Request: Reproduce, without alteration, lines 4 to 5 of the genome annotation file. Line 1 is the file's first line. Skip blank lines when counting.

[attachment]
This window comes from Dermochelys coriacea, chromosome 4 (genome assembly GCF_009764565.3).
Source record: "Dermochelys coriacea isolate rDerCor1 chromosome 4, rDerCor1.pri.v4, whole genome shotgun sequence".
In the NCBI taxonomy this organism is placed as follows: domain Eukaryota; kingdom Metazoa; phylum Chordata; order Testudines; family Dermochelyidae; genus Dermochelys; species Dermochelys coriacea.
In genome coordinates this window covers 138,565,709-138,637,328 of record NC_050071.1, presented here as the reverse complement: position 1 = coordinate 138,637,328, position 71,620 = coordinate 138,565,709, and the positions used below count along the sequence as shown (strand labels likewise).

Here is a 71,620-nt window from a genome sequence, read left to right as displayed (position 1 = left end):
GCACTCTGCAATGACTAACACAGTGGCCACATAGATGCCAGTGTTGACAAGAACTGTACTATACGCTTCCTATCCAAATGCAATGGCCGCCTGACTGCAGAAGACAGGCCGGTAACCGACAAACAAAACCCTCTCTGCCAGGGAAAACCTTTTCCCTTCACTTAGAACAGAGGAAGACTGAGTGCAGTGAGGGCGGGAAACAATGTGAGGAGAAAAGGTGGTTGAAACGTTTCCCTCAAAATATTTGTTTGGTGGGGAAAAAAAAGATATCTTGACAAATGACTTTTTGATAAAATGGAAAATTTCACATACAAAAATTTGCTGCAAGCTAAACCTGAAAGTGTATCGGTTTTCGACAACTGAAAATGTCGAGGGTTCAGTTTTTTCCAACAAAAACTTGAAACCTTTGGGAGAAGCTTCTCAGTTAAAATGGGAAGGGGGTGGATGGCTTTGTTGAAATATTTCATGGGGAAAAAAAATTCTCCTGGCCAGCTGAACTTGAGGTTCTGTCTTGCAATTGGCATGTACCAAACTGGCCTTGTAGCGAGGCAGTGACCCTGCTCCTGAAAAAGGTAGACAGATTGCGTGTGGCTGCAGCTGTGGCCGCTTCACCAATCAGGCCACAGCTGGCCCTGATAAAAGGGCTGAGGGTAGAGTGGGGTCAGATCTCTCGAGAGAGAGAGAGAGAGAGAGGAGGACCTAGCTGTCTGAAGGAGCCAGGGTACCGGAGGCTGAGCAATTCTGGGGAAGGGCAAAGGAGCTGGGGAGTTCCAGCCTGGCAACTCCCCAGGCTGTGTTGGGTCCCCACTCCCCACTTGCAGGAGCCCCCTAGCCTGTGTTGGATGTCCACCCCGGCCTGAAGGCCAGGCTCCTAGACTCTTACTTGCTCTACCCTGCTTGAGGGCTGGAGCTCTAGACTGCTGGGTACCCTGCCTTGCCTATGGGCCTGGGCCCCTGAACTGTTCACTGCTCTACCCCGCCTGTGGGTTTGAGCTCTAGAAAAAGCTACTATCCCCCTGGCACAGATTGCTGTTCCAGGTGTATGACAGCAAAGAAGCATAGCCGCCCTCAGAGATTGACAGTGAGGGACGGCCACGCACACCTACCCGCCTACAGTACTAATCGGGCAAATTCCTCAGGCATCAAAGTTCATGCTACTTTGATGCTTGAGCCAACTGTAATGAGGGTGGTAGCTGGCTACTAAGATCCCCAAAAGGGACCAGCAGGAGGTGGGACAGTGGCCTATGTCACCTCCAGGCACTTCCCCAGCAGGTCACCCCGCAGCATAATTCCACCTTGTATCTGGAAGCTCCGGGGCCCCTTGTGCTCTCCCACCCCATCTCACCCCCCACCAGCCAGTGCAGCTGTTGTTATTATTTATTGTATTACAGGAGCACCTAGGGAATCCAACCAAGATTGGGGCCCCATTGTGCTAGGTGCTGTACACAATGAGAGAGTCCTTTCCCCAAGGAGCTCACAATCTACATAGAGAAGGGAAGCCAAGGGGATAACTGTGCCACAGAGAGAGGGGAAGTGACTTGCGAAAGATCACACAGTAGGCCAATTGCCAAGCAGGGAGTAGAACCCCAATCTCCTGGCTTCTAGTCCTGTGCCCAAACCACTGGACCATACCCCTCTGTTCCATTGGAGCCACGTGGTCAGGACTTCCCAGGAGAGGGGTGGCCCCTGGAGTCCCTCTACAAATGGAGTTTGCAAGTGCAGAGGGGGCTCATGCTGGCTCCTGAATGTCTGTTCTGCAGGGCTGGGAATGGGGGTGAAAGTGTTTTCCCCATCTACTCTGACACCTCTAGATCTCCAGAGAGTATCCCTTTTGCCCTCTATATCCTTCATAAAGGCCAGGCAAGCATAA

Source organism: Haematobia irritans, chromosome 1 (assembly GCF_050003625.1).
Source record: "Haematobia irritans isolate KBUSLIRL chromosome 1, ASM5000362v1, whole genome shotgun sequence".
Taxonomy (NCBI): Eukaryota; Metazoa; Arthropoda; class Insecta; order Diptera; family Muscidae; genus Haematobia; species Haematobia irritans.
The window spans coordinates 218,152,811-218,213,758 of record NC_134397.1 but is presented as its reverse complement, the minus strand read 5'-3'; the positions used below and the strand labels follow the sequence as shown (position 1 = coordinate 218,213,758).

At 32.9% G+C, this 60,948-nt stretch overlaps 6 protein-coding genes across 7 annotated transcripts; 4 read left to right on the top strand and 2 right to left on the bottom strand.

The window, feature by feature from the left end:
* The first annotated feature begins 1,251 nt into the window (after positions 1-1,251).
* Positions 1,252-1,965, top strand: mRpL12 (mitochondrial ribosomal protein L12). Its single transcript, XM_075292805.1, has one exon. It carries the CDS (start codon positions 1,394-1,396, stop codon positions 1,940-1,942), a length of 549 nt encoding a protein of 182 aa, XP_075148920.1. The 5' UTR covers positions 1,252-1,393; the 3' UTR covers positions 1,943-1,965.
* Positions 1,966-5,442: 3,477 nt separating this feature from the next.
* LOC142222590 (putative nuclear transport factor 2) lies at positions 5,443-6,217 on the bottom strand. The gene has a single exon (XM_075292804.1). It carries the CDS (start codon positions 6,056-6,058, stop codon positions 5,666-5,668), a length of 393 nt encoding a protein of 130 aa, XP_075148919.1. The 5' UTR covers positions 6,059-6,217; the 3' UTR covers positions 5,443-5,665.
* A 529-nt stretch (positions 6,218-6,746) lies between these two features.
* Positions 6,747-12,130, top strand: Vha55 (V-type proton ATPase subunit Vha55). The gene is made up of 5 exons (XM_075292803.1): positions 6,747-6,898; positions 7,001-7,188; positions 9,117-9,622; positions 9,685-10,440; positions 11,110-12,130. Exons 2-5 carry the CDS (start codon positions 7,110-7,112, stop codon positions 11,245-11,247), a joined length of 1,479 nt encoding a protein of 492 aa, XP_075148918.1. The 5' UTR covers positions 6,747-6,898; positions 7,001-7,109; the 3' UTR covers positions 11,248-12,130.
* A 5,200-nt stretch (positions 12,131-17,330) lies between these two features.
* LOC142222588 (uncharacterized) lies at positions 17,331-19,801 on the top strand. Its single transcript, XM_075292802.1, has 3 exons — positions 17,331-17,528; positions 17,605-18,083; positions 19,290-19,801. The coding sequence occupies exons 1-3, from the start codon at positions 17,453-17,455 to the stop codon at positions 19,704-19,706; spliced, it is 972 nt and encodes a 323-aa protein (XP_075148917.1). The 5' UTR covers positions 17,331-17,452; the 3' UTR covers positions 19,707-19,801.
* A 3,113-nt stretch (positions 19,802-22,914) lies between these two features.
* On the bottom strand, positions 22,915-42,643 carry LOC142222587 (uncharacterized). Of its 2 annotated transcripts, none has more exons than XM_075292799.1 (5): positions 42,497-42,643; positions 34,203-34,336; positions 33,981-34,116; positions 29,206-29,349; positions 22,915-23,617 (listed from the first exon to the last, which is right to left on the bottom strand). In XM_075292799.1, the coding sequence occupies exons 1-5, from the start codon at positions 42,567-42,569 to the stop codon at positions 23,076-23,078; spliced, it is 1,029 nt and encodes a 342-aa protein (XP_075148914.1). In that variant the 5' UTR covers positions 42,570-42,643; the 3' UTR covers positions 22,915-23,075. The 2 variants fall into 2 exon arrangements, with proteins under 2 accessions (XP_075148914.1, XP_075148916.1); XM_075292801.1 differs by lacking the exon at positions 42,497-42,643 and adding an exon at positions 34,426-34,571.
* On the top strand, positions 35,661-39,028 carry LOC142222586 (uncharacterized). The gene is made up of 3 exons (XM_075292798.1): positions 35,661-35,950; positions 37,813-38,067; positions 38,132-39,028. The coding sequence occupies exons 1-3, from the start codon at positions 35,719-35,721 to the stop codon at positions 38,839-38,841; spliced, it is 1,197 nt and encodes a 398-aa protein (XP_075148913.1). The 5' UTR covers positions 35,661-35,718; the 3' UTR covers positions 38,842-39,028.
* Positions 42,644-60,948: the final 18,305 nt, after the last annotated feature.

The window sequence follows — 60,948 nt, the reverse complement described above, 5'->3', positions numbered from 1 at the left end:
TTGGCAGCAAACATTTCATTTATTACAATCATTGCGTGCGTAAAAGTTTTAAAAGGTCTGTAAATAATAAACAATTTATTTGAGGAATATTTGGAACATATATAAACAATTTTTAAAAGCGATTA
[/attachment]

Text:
In genome coordinates this window covers 138,565,709-138,637,328 of record NC_050071.1, presented here as the reverse complement: position 1 = coordinate 138,637,328, position 71,620 = coordinate 138,565,709, and the positions used below count along the sequence as shown (strand labels likewise).

Here is a 71,620-nt window from a genome sequence, read left to right as displayed (position 1 = left end):